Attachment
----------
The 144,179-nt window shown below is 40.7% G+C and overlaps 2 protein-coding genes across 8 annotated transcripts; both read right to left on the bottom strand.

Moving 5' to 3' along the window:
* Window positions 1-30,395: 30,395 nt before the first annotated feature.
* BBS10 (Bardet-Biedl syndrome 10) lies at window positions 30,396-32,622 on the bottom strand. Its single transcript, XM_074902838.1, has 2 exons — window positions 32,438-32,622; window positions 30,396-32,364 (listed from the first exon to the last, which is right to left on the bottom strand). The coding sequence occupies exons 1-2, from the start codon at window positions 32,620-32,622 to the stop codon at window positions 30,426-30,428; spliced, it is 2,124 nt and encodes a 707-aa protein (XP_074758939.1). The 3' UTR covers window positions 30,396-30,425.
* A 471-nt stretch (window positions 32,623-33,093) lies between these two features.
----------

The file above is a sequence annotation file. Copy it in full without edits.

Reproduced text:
The 144,179-nt window shown below is 40.7% G+C and overlaps 2 protein-coding genes across 8 annotated transcripts; both read right to left on the bottom strand.

Moving 5' to 3' along the window:
* Window positions 1-30,395: 30,395 nt before the first annotated feature.
* BBS10 (Bardet-Biedl syndrome 10) lies at window positions 30,396-32,622 on the bottom strand. Its single transcript, XM_074902838.1, has 2 exons — window positions 32,438-32,622; window positions 30,396-32,364 (listed from the first exon to the last, which is right to left on the bottom strand). The coding sequence occupies exons 1-2, from the start codon at window positions 32,620-32,622 to the stop codon at window positions 30,426-30,428; spliced, it is 2,124 nt and encodes a 707-aa protein (XP_074758939.1). The 3' UTR covers window positions 30,396-30,425.
* A 471-nt stretch (window positions 32,623-33,093) lies between these two features.